Game Fishing > Bottom Saltwater Fish types > Smelt


SmeltThere are about a dozen species of this family which inhabit the cold and temperate Northern seas, but they are most plentiful along the coast of New England and the Middle States. The Eastern smelt grows occasionally to the length of a foot, but the average is about seven inches. They appear to associate in vast schools, somewhat according to size, each school being the spawn of a single fish.

The smelt remains about the coast, in the bays, throughout the year, save when it ascends fresh­water streams to breed. As soon as the ice is out, smelts appear in the brooks, at first in small numbers, and the run continues till the middle of May. They ascend usually at night or on dark days. They will not bite during the spawning season. From the latter part of August to late December smelts will bite with avidity, and the best time is at flood tide, though some will bite at ebb tide, and many anglers claim that more and larger fish are caught at night, especially on dark nights.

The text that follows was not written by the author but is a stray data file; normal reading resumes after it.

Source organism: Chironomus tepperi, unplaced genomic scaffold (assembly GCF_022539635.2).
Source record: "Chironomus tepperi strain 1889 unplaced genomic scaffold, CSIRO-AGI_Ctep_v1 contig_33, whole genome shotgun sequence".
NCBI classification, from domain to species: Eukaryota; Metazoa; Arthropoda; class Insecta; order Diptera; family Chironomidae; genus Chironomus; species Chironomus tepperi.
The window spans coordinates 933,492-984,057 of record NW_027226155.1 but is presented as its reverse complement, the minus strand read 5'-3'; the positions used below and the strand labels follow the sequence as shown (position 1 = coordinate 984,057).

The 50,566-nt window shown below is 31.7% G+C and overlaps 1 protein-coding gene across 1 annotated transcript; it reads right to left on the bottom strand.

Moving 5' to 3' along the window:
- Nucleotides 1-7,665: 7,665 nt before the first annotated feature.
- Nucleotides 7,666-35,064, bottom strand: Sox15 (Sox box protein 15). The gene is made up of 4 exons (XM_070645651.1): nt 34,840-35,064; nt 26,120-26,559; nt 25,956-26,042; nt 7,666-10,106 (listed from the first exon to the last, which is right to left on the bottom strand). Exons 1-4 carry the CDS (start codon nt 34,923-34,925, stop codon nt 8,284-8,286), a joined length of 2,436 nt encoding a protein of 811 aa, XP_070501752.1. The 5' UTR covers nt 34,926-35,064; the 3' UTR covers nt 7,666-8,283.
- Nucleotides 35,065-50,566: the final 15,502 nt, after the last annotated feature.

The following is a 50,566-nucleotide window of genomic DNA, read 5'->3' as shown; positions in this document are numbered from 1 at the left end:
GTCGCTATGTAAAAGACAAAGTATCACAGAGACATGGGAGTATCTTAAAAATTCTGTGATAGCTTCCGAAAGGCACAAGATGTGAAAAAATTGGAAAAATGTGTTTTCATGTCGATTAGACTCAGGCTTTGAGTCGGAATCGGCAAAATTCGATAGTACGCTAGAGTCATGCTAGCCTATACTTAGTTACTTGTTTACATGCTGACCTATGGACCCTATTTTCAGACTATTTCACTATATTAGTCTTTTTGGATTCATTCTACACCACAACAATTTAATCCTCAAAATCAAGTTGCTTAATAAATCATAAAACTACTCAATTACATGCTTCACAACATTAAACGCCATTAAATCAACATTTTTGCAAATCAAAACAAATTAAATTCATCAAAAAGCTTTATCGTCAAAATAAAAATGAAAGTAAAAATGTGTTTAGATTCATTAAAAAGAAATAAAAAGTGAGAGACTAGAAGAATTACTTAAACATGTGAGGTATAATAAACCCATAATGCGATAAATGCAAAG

The best baits are these, in the order named: shrimps, blood worms, common garden worms, and small minnows. Their favorite bait is shrimp, which should be placed on the hook, tail first, the point of the hook coming out at the head. Minnows should be hooked through the lips, from underneath, with the hook coming out at the top of the nose. The rod should be no longer than eight feet; no reel is required, the line being tied at the tip, and the fish lifted right into, the boat. Use a six-foot gut leader of medium thickness and attach to it four hooks, so that the end one will hang one foot from the bottom, the other three hooks being about one foot apart.

The hooks should be small and the points sharp. A sinker tied to the end should be heavy enough to hold on the bottom, what­ever tide runs, so that the hooks will float well away from the line. At times they bite with such rapidity that they can be pulled into the boat as fast as the bait is put on. They are a swift-moving fish, and when once located a good catch is always the result.

If smelts are cooked within a short time after being caught they are most delicious eating; the larger fish have an oily taste, not so agreeable as the small fish.